- Uzbekistan (See Post-Soviet nations gradually embrace high-speed overland transportation)
- Iraq (See Steppes In Figures #5: Ukraine and the world)
- Pakistan (See Photojournalism prize offers €50,000 grant to develop a project in Zimbabwe)
- Northern Nigeria (See Copyright wars II: What “pirates” of Hollywood (read “American film-making pioneers”) share with Nollywood marketers)
- Sudan (See The debut list “40 Most Powerful Celebrities In Africa”: dominated by musicians+overwhelming number has a very small social media presence+some did very little to support social causes)
- Turkmenistan (See Adasia: untapping media markets in Central Asia)
- China (See From Geely in Ukraine to Chery in Zimbabwe: how many China’s global brands can you think of?)
- Azerbaijan (See Multikulti Ukraine)
- Turkey (See Turkey’s ‘soap power’)
- India (See India’s creative industries)
- Burma (Myanmar) (See Myanmar. Its soldiers, pirates, posters and theaters)
- United Arab Emirates (See Why I am excited about flying through Dubai or Why I am excited not to fly through OR Tambo in Jozi)
- Ethiopia (See Fast readers of Ethiopia or Addis’ avid culture of newspaper reading)
- Palestinian Territories
- Kazakhstan (See Afriwood to participate in 2012 Ukrainian Content Market)
Another issue that KONY 2012 made us think about is the celebrity factor. Say whatever you want but the media trick the video and the related to it campaign used to publicize the persona of Ugandan warlord Joseph Kony is something to emulate in the future.
Don’t get us wrong, we are not saying that pacifying Kony is the only solution to the guerilla war problem facing Central Africa. Take Zimbabwe for an example. Last month, Senator Femai, a member of Zimbabwe’s main opposition party the Movement for Democratic Change suggested that to stop HIV women should have fewer baths and shave off their hair to make them less attractive. (See Top ranking cities for health safety and security list. Scrap it!) Petina Gappah, an international trade lawyer and Zimbabwean-born writer, commented on her Facebook wall (See The creator of Ted reinvents conferencing):
The Femai story has gone viral. As always in the UK, it is all about [President Robert] Mugabe and Zimbabwe. No mention at all that Femai is one of [Prime Minister Morgan] Tsvangirai’s men, one of the people that the British are actively supporting to take over.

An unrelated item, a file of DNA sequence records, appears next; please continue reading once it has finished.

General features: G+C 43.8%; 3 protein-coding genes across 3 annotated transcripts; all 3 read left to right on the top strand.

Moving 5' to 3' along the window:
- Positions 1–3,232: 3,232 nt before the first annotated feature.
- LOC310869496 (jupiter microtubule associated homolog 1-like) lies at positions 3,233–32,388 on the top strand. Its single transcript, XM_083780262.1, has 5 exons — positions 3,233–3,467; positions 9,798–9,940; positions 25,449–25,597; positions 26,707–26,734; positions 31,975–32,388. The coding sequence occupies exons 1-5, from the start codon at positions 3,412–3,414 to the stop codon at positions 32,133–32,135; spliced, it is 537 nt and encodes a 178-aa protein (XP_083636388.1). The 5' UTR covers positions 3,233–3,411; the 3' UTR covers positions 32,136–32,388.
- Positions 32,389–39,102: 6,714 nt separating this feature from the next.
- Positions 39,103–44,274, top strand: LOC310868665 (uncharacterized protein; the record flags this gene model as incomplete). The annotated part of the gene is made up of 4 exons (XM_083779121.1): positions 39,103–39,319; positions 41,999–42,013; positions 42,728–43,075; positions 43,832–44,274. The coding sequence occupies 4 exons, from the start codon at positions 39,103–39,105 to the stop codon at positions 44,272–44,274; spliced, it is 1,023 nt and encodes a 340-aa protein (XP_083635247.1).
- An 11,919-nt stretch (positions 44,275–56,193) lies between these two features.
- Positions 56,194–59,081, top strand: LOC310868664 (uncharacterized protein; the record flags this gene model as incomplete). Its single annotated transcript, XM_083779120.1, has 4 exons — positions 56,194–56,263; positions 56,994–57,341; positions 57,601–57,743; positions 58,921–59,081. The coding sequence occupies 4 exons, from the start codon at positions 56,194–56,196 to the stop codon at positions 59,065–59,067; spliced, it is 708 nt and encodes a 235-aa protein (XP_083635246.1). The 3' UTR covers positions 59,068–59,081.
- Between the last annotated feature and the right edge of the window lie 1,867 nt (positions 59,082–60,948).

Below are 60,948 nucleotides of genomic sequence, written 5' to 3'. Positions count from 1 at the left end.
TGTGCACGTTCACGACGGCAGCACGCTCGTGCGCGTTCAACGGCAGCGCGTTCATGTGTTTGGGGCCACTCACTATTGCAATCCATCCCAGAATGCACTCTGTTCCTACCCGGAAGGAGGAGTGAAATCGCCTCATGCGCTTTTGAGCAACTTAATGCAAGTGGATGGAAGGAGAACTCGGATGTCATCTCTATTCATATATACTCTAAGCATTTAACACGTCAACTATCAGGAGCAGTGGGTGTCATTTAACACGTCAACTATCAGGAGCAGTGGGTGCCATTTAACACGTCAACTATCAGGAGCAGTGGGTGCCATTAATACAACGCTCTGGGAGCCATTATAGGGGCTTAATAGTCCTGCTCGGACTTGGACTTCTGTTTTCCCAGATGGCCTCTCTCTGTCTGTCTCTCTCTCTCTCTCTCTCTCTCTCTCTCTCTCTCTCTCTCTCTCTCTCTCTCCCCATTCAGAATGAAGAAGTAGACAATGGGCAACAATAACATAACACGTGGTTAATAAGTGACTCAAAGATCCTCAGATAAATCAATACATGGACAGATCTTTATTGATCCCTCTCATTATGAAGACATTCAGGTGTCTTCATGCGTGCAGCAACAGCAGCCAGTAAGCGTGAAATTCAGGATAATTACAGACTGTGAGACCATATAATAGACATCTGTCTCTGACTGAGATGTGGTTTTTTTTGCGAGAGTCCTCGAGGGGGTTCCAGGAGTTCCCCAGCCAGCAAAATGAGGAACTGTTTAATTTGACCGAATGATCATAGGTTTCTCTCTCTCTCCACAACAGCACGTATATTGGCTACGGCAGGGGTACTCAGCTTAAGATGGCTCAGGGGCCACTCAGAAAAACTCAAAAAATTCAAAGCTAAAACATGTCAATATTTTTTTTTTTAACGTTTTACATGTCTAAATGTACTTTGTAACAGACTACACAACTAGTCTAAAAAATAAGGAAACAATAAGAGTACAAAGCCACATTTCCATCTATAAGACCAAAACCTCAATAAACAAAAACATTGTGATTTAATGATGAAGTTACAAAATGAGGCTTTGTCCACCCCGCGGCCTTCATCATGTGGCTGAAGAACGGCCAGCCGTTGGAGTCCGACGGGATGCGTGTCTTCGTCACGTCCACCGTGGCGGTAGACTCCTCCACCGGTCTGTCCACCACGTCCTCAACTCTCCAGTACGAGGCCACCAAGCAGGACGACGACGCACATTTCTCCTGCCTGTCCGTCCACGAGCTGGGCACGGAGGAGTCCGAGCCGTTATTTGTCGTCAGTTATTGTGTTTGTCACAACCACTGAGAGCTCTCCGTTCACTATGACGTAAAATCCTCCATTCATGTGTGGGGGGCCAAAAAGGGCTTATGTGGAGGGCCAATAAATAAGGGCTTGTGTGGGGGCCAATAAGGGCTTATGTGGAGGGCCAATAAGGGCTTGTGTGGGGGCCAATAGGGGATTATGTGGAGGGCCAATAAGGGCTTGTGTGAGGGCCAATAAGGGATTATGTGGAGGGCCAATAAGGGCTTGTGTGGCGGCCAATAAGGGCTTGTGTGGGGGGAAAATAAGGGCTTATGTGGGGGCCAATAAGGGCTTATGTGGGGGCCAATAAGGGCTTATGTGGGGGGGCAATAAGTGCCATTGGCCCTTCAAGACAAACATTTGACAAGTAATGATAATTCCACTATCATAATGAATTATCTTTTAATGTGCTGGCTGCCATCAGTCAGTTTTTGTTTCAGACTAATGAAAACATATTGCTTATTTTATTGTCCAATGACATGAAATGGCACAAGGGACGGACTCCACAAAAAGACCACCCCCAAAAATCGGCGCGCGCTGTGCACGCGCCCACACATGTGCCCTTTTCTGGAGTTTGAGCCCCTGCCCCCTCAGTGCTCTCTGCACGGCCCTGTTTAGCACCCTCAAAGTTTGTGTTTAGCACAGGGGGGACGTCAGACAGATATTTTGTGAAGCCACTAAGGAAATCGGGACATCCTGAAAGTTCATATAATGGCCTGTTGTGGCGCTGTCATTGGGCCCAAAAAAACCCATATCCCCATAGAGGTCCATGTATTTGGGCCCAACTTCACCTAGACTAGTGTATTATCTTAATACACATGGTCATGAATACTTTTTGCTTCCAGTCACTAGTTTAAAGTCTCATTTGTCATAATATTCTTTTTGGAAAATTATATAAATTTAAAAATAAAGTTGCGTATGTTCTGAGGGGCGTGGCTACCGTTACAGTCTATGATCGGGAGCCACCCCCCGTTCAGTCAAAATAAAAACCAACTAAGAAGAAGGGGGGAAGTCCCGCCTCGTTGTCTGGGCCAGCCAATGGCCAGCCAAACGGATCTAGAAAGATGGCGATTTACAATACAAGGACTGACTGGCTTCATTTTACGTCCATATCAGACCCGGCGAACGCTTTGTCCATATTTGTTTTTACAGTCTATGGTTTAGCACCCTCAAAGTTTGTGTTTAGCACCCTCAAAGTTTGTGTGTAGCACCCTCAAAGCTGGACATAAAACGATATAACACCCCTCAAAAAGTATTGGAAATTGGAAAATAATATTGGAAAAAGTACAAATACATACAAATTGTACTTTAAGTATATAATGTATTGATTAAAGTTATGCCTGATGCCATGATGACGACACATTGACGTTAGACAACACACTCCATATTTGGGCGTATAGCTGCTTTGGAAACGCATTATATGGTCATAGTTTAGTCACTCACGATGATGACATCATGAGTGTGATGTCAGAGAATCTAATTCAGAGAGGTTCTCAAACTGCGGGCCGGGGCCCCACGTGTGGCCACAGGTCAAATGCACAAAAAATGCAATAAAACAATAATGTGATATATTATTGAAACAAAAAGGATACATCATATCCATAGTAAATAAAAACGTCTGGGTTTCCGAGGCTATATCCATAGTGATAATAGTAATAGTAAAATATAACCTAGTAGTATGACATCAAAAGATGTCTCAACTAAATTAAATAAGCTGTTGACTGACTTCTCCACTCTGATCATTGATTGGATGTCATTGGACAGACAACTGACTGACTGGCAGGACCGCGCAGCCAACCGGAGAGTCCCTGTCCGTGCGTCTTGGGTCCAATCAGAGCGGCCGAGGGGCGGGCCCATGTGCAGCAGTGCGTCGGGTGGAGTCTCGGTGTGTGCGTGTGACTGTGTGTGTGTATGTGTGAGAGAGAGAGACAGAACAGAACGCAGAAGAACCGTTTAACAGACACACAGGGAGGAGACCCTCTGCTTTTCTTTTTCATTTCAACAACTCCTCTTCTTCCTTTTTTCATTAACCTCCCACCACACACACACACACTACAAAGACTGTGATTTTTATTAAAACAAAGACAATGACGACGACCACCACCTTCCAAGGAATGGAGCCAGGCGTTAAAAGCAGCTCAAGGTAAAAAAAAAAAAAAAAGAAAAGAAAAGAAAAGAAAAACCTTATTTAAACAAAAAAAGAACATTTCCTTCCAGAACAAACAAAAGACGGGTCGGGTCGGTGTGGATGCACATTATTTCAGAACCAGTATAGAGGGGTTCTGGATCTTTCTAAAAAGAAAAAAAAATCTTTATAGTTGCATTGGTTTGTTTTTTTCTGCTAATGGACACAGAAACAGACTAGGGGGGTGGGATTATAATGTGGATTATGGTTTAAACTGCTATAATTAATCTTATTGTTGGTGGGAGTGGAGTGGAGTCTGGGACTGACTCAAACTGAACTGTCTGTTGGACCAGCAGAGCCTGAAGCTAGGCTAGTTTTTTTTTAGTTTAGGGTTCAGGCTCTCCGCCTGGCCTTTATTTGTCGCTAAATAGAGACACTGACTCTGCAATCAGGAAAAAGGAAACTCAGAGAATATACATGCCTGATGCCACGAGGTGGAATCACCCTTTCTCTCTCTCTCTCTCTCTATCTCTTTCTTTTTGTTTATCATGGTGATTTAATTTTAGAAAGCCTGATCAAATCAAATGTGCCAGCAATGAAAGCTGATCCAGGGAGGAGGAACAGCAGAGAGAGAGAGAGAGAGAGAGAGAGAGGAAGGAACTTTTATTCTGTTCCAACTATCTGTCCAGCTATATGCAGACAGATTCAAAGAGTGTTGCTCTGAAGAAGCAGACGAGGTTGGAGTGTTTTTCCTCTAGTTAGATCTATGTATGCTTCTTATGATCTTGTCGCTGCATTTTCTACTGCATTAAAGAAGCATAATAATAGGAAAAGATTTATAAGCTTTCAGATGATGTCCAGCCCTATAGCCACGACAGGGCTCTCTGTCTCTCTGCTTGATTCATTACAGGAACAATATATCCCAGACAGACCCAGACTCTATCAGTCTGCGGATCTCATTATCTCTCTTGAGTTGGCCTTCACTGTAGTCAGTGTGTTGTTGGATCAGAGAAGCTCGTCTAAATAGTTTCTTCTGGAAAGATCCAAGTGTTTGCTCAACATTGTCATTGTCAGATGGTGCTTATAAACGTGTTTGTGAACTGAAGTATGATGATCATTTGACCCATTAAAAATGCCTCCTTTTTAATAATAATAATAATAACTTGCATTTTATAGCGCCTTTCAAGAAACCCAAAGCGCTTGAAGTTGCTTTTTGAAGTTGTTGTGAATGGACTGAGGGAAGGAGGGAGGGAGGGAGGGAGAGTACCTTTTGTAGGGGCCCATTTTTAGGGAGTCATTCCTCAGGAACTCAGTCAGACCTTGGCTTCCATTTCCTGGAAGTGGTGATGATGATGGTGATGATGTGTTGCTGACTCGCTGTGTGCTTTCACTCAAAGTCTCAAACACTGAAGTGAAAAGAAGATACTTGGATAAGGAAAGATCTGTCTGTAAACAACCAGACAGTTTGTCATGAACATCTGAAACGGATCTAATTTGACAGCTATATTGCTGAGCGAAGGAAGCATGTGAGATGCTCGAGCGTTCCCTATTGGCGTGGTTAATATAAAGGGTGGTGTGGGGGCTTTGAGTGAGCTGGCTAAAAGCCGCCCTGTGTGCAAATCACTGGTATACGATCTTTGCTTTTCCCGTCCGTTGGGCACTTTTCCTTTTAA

The role of celebrity culture in media is huge. From George Clooney to Bono and Angelina Jolie, global celebrities (predominantly from the West rather than anywhere else–why, anynone?) promote social causes across the world and get celebrated (or criticized and, thus, publicized) along the way.
KONY 2012 did not invent this. What the campaign video did is to work with the reality that we live in and harness the celebrity factor to promote the cause Invisible Children fight for. The NGO identified the right celebrities and shaped public opinion with their help. Moreover, Invisible Children thought it through and applied the celebrity principles to the villain Kony to publicize his persona by using the United States political imagery and gimmicks. Whether wrong or right, this move did put Joseph Kony into the public mentality. It’s already a different question how to do it right to eliminate the problems Kony’s LRA troops are causing in the Central African region.
To conclude, we can only ask all the KONY 2012 critics, especially from the African crowd of experts, how can you maximize the publicity effect created by the US-made video? What can you do to educate the world (especially the Majority World) about the Kony-related problem, the lack of cooperation between Africans on the continent or the challenges of urbanization in Africa. (See Urban rail in Africa: Whether “freedom trains” will solve Zimbabwe’s traffic jam problems, more attention should be paid to what happens when you board at A and get off at B. And don’t forget the bike!, SinS book review. Africa Rising: how 900 million African consumers offer more than you think and Navigating African cities through our own unique and diverse mental maps)
It’s easy to make a name for oneself by criticizing something that the US enthusiats did to help solve a problem that was low on their government’s agenda, something that went viral because of the efforts and media expertise of the US Americans. And before you criticize Steppes in Sync for this article, think of how many Africans (like Kofi Annan) work for the good of other nations and how expertised they are in this pursuit? Why was Open Doors founded by a Dutchman (one of those Westerners)? While a Zimbabwean Pentecostal leader Emmanuel Makandiwa or a Nigerian prophet TB Joshua are busy stirring controversy by picking up a new Mercedes or prophesising deaths of African presidents. (See Digitalizing religious discourse in Zimbabwe) Instead, these Africans could be doing their best to help the starving kids of Somalia or the persecuted Christians in North Korea?